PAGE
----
primary="processor">processor</refterm> may recover from syntax
errors, possibly by ignoring certain parts of the input, but it must
provide a mechanism for reporting such errors.
</para>
</sect2>
<sect2>
<title>Resolved Tags</title>
<para>
Typically, most <refterm primary="tag">tags</refterm> are not
explicitly specified in the character <refterm
primary="stream">stream</refterm>. During <refterm
primary="parse">parsing</refterm>, <refterm
primary="node">nodes</refterm> lacking an explicit <refterm
primary="tag">tag</refterm> are given a <defterm primary="tag"
secondary="non-specific">non-specific tag</defterm>: <defterm
primary="! tag indicator" secondary="! non-specific
tag"><uquote>!</uquote></defterm> for non-<refterm primary="style"
secondary="flow" tertiary="plain">plain scalars</refterm>, and
<defterm primary="? non-specific tag"><uquote>?</uquote></defterm>
for all other <refterm primary="node">nodes</refterm>. <refterm
primary="compose">Composing</refterm> a <refterm
primary="representation" secondary="complete">complete
representation</refterm> requires each such non-specific tag to be
<defterm primary="tag" secondary="resolution">resolved</defterm> to a
<defterm primary="tag" secondary="specific">specific tag</defterm>,
be it a <refterm primary="tag" secondary="global">global
tag</refterm> or a <refterm primary="tag" secondary="local">local
tag</refterm>.
</para>
<para>
Resolving the <refterm primary="tag">tag</refterm> of a <refterm
primary="node">node</refterm> must only depend on the following three
parameters: (1) the non-specific tag of the <refterm
primary="node">node</refterm>, (2) the path leading from the <refterm
primary="node" secondary="root">root</refterm> to the <refterm
primary="node">node</refterm>, and (3) the <refterm
primary="content">content</refterm> (and hence the <refterm
primary="kind">kind</refterm>) of the <refterm
primary="node">node</refterm>. When a <refterm
primary="node">node</refterm> has more than one occurrence (using
<refterm primary="alias">aliases</refterm>), tag resolution must
depend only on the path to the first (<refterm
primary="anchor">anchored</refterm>) occurrence of the <refterm
primary="node">node</refterm>.
</para>
<para>
Note that resolution must not consider <refterm
primary="presentation" secondary="detail">presentation
details</refterm> such as <refterm
primary="comment">comments</refterm>, <refterm primary="space"
secondary="indentation">indentation</refterm> and <refterm
primary="style">node style</refterm>. Also, resolution must not
consider the <refterm primary="content">content</refterm> of any
other <refterm primary="node">node</refterm>, except for the <refterm
primary="content">content</refterm> of the <refterm primary="key">key
nodes</refterm> directly along the path leading from the <refterm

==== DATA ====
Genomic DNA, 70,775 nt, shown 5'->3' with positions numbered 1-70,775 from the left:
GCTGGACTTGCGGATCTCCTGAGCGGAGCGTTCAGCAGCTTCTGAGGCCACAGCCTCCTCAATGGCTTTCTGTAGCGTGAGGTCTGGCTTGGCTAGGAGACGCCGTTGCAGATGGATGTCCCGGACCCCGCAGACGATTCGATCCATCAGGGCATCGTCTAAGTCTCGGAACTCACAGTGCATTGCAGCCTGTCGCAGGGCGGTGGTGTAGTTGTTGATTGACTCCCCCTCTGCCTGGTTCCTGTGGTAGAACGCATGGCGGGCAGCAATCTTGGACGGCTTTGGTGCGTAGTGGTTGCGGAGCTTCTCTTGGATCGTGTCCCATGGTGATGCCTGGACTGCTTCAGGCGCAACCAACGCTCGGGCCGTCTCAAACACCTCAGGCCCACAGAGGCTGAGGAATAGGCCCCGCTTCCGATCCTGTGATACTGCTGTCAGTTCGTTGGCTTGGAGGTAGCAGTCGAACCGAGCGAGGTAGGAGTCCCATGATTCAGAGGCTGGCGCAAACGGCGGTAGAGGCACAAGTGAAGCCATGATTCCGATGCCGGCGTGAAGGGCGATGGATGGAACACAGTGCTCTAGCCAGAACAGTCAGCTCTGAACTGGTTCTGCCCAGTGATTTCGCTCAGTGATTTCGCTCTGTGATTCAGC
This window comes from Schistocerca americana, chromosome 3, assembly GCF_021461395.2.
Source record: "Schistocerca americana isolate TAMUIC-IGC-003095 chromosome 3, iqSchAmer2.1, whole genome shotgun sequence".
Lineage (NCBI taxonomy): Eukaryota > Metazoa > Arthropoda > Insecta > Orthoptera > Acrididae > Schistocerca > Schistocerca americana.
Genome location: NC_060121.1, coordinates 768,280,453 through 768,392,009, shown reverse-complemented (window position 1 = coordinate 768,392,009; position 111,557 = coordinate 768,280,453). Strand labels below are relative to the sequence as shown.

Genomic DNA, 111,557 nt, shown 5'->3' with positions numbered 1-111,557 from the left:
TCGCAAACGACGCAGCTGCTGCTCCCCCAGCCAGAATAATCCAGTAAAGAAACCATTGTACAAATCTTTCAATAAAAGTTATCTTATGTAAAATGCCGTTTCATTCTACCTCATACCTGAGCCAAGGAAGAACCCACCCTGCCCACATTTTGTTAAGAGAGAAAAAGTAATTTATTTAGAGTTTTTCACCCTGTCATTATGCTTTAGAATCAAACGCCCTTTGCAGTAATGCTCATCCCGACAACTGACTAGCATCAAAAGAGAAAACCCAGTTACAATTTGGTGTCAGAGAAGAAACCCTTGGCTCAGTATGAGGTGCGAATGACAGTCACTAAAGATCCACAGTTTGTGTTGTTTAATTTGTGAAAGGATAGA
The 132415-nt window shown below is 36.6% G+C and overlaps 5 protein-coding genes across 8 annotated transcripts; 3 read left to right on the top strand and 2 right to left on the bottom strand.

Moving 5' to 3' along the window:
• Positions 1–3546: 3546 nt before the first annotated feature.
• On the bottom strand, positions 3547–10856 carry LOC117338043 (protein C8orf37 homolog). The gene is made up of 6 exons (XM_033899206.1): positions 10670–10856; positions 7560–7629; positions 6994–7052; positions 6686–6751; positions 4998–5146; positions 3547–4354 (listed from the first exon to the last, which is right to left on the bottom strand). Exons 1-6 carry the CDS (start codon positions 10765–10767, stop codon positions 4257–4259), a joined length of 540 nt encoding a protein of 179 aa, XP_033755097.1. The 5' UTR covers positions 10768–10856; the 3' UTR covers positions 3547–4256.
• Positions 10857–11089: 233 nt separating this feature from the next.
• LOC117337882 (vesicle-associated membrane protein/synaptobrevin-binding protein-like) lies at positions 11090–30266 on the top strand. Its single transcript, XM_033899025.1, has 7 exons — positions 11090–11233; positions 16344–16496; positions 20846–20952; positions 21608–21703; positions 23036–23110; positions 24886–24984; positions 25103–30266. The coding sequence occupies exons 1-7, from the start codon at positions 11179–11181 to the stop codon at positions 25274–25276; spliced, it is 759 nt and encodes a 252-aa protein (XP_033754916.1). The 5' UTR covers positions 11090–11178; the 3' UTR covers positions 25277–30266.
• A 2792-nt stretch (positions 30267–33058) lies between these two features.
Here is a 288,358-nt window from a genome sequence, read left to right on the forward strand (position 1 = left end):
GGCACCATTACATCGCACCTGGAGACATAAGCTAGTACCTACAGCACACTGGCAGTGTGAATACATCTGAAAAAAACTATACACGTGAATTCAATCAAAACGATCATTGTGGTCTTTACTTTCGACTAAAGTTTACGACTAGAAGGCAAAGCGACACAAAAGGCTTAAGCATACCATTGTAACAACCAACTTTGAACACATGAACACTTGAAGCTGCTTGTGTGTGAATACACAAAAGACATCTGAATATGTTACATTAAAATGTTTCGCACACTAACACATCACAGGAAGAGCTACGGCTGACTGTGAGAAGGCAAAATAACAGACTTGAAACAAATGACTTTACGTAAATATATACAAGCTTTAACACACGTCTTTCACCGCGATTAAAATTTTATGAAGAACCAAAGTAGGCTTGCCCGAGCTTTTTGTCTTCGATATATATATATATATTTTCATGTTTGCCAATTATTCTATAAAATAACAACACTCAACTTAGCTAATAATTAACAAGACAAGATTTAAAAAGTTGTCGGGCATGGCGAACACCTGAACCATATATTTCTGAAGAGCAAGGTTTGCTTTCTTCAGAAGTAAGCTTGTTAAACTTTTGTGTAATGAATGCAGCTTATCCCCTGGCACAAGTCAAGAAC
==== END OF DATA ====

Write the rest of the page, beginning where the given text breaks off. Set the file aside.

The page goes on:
primary="node" secondary="root">root</refterm> to the resolved
<refterm primary="node" >node</refterm>. Finally, resolution must not
consider the <refterm primary="content">content</refterm> of a
sibling <refterm primary="node">node</refterm> in a <refterm
primary="collection">collection</refterm>, or the <refterm
primary="content">content</refterm> of the <refterm
primary="value">value node</refterm> associated with a <refterm
primary="key">key node</refterm> being resolved.
</para>
<para>
These rules ensure that tag resolution can be performed as soon as a
<refterm primary="node">node</refterm> is first encountered in the
<refterm primary="stream">stream</refterm>, typically before its
<refterm primary="content">content</refterm> is <refterm
primary="parse">parsed</refterm>. Also, tag resolution only requires
referring to a relatively small number of previously parsed <refterm
primary="node">nodes</refterm>. Thus, in most cases, tag resolution
in one-pass <refterm primary="processor">processors</refterm> is both
possible and practical.
</para>
<para>
YAML <refterm primary="processor">processors</refterm> should resolve
<refterm primary="node">nodes</refterm> having the <uquote>!</uquote>
non-specific tag as <uquote>tag:yaml.org,2002:seq</uquote>,
<uquote>tag:yaml.org,2002:map</uquote> or
<uquote>tag:yaml.org,2002:str</uquote> depending on their <refterm
primary="kind">kind</refterm>. This <defterm primary="tag"
secondary="resolution" tertiary="convention">tag resolution
convention</defterm> allows the author of a YAML character <refterm
primary="stream">stream</refterm> to effectively
<quote>disable</quote> the tag resolution process. By explicitly
specifying a <uquote>!</uquote> non-specific <refterm primary="tag"
secondary="property">tag property</refterm>, the <refterm
primary="node">node</refterm> would then be resolved to a
<quote>vanilla</quote> <refterm
primary="sequence">sequence</refterm>, <refterm
primary="mapping">mapping</refterm>, or string, according to its
<refterm primary="kind">kind</refterm>.
</para>
<para>
<refterm primary="application">Application</refterm> specific tag
resolution rules should be restricted to resolving the
<uquote>?</uquote> non-specific tag, most commonly to resolving
<refterm primary="style" secondary="flow" tertiary="plain">plain
scalars</refterm>. These may be matched against a set of regular